“Becoming the first lady mechanic in Nigeria is not a bed of roses — men have been doing this for generations. The men thought I was crazy at first. I had to work five times harder than the men to prove myself,” she told CNN in 2020.
Inspired by her own experience, Aguebor founded the Lady Mechanic Initiative, which teaches at-risk women how to fix cars, gain skills, and become financially independent. She has trained more than 1,000 vulnerable women in five Nigerian states.
4. Adenike Oyetunde
A disability advocate and Senior Special Assistant to Lagos' state governor on Persons Living with Disabilities.
Adenike Oyetunde is a disability advocate, lawyer, media personality, author, social media influencer, and life coach.
After losing her right leg to bone cancer at the age of 20, Oyetunde’s life changed completely. But she chose to challenge the barriers life in Nigeria threw at her.
She got a law degree, and she went on to grow a successful radio career, and started the Amputee United Initiative, an campaign that advocates for the rights of persons with disabilities. She also volunteers with the Irede Foundation, a nonprofit organisation that works with kids who have had amputations and provides them with prosthetic limbs.
“I am trying to teach people like myself, amputees, to love themselves because society does not accept them even though it is not their fault,” she told PUNCH in 2017.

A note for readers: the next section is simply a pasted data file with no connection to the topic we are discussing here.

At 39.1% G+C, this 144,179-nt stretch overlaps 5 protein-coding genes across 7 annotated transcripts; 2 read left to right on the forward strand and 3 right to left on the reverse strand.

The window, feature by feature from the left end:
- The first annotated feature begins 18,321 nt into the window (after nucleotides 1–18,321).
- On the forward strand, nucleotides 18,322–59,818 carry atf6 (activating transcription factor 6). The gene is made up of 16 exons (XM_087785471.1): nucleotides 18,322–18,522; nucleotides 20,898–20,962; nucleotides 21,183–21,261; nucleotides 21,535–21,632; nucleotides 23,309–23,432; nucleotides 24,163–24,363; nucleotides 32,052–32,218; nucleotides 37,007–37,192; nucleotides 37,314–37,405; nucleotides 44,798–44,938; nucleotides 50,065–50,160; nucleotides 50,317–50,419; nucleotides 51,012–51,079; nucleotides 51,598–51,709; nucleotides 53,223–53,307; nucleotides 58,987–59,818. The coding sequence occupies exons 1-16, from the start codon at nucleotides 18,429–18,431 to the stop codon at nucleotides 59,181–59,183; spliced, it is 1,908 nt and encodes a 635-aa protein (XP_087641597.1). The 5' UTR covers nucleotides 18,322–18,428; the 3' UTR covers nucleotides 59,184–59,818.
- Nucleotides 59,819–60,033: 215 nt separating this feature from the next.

Through her work, Oyetunde has been able to shed much-needed light on the challenges facing people with disabilities and last month she was appointed as a Special Assistant to the Lagos state governor on Persons Living with Disabilities (PLwB).
5. Kafayat Sanni
The first female fighter pilot in the Nigerian Airforce.
Aged just 22, Kafayat Sanni became the first female fighter pilot in the history of the Nigerian Air Force.
In 2019, at just 22 years old, Kafayat Sanni became the first female fighter pilot in the 55-year history of the Nigerian Air Force (NAF). She is also the first woman to go through regular combat training at the Nigerian Defence Academy (NDA) to be winged for a fixed wing fighter aircraft.
Sanni has also trained in the US and was named the overall best pilot at the NAF 401 Flying Training School, Kaduna State, in 2017. Talk about choosing to challenge the status quo!
“It was what I wanted to do. And I felt that everyone is not supposed to fold their arms and watch what is happening in our country. Everyone could always play their part,” she told ThisDay in 2019. “So, I did not think there was any reason for me to think that it is not possible for me to actually fly the jet because there was no female that ever flew the jet. I believe I could achieve it and I did. It is a privilege for me to be winged as the first female fighter pilot in the Nigerian Air Force.”
Global Citizen celebrates the women who will continue to fight for a world where #SheIsEqual. You can join the movement to champion gender equality globally, alongside other core issues in tackling the COVID-19 pandemic and its wide-ranging impacts, by taking action here to support our Recovery Plan for the World campaign.